I’m in a position at the moment where I have the chance to help someone through a particularly nasty divorce. And there’s no question that I’ve been through that before, and more than once. And from what I’ve seen, she’s in a great position to come out of the divorce with no financial worries the rest of her life. Her ex has done just about everything possible to make himself look like a total jerk, and provided her the opportunity to justify taking just about everything. So as she’s progressed through the process, I’ve been able to provide insight into what to expect and when to expect it. There are certain things that have to happen, and they need to be in a certain order. And I can give her a lot of insight into what her ex is thinking and how to anticipate what he’s going to do. After all, I’ve been in his shoes before myself. Most of all, I’ve been able to offer encouragement and allay her fears.
And I’ve been wrong a lot more than I’ve been right.
In fact, just because I’ve had all this experience, how’s it really turned out for me? Yes, I have a ton of experience in marriage, but never succeeded in one. I have enjoyed great success in my career regardless of industry or position. And I’ve lost it all. In fact, now I’m fortunate to have a job at all. I’ve gone from a BMW convertible to a 15 year old car that is worth less than one month’s living expenses. There’s no longer the home in that exclusive neighborhood with a vacation home at the shore. My house is rented, and I probably wouldn’t have been able to afford it if the landlord wasn’t a friend who gave me a great rate. I’m in my 50’s, and I don’t have a pot to piss in.
Yep. That’s the kind of person I’d go to help me make decisions.
I don’t believe that my experiences and insights are completely worthless. I have had successes and the failures have been affected by my bipolar actions and the paths I’ve taken to succeed haven’t always been wrong. I have developed many strong opinions and feel that they are logical and valid. I have had a great many different experiences and hopefully have learned much from each of them. My travels have exposed me to many different environments and lifestyles. There’s no question I understand what it’s like to be bipolar. But I think I need to be a lot more circumspect in the advice I offer. I’ve always tried to avoid telling people what they should do, but I have implied that what I did in a similar situation has been the right thing. “Based on my experience, I have done X.” Maybe it’s not spoken, but it is definitely an implication that anything different would be wrong. But based on my track record having done X hasn’t worked out very well in the end. I can and should help people the best I can. But I think that the way to really help people is to learn how to be a better listener. I do have a lot of experience, and experience can provide empathy and understanding. But as far as giving advice? I think that I need to quit trying to give any. Don’t imply that I have the answers, and certainly don’t try to tell anyone that I think they are making bad choices. Be as supportive and comforting as I can without judgment or direction.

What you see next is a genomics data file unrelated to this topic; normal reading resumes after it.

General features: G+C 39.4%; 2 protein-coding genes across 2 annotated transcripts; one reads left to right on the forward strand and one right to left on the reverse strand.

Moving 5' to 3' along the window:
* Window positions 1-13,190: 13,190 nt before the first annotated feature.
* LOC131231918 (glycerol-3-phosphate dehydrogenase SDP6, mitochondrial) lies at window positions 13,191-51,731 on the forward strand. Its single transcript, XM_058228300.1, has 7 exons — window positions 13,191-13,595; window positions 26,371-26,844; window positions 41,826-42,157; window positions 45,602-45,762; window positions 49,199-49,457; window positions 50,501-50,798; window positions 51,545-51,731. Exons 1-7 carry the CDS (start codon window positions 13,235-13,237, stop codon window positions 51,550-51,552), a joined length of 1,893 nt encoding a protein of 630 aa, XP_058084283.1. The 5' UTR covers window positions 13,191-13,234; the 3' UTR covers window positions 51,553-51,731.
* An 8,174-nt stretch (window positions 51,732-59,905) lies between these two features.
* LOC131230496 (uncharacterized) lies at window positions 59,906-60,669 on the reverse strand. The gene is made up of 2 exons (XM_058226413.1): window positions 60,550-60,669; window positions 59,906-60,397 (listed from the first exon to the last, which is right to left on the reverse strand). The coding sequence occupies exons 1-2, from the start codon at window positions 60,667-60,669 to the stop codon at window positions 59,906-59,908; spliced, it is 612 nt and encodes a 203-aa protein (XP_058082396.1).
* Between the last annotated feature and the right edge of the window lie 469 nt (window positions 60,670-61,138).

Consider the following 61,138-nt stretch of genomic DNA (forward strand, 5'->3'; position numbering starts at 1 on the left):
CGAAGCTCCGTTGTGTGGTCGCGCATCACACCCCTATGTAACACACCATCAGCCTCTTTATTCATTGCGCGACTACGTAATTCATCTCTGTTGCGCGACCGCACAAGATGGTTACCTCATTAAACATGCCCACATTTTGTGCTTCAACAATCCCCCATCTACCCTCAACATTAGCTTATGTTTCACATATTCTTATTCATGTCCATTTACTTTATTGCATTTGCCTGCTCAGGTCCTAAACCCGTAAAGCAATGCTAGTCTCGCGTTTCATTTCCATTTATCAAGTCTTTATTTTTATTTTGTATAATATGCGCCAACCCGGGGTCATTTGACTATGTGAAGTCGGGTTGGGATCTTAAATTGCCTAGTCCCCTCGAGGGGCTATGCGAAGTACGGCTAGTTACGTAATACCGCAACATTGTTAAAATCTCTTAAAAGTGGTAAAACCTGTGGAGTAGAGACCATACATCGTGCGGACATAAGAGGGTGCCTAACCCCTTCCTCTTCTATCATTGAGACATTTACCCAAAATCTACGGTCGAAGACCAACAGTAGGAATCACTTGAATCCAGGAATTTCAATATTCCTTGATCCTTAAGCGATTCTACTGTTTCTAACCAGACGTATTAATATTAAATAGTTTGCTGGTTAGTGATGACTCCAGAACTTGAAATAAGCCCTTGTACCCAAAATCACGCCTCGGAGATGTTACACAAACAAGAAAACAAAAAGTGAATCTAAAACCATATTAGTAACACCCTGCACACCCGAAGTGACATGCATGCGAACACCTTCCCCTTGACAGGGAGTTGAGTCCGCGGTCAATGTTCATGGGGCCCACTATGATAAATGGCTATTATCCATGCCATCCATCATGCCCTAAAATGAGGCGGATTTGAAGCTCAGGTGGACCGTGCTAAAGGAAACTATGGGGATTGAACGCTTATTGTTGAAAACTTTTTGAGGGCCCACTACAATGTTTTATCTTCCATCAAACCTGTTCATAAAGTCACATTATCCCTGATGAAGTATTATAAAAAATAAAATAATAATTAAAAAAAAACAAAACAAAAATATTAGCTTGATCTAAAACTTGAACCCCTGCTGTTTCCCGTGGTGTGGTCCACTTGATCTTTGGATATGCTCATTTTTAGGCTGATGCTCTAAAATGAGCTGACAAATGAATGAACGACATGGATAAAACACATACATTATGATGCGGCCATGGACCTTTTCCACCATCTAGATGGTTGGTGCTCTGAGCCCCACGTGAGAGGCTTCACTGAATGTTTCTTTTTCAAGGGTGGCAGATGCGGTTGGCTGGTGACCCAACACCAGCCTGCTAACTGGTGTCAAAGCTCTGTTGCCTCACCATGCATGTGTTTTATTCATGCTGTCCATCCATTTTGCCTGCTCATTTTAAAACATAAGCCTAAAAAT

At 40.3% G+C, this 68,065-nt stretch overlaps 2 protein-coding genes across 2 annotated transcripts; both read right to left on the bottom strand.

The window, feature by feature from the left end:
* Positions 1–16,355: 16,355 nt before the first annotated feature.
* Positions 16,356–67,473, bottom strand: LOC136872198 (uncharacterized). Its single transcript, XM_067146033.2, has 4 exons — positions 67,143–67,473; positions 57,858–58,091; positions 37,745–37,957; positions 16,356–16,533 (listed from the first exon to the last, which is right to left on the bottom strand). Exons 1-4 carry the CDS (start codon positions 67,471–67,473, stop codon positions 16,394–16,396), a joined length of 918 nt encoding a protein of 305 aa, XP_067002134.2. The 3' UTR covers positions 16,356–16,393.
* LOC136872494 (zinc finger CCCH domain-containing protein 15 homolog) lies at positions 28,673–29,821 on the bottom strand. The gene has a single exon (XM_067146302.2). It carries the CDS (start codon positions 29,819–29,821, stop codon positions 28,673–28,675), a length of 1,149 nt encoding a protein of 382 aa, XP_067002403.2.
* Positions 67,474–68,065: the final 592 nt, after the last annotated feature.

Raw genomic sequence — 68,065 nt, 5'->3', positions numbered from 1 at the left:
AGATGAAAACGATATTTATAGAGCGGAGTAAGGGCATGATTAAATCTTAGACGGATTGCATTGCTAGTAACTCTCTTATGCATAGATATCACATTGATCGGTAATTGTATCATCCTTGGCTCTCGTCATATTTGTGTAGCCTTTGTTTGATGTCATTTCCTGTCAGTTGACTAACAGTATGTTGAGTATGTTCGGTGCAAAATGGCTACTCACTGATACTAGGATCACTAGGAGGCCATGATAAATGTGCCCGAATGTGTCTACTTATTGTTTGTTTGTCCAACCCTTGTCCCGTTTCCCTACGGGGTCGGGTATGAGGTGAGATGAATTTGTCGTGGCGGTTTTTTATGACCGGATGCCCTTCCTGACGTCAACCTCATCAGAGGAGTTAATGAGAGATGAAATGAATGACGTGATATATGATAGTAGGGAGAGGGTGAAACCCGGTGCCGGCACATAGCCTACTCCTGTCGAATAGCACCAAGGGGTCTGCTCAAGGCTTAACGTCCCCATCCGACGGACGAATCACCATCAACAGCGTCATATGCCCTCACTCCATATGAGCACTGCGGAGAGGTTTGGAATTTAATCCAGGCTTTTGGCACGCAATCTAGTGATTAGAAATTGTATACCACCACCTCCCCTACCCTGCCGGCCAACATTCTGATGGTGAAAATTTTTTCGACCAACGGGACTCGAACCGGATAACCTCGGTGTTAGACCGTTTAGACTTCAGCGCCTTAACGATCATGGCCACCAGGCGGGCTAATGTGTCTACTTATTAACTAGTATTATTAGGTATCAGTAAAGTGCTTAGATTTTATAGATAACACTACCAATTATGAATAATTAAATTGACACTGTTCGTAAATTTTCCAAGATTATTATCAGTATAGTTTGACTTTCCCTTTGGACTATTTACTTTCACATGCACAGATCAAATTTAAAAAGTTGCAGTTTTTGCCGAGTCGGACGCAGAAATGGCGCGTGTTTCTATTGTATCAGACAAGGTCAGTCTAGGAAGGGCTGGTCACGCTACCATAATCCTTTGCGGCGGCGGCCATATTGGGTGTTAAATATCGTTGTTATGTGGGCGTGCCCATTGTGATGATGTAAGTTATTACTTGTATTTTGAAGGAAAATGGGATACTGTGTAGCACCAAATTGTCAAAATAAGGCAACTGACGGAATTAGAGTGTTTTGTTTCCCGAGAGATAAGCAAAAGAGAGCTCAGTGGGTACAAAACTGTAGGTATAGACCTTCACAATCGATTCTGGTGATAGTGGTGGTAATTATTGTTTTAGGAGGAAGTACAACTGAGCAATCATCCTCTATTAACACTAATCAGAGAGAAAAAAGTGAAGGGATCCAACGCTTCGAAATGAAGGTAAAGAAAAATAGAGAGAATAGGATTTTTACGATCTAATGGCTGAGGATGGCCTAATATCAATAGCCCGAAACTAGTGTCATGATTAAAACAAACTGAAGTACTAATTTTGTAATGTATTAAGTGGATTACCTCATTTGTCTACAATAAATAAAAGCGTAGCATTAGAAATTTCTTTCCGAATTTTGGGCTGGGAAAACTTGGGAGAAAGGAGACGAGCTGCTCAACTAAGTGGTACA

That could be the best advice I’ve ever given.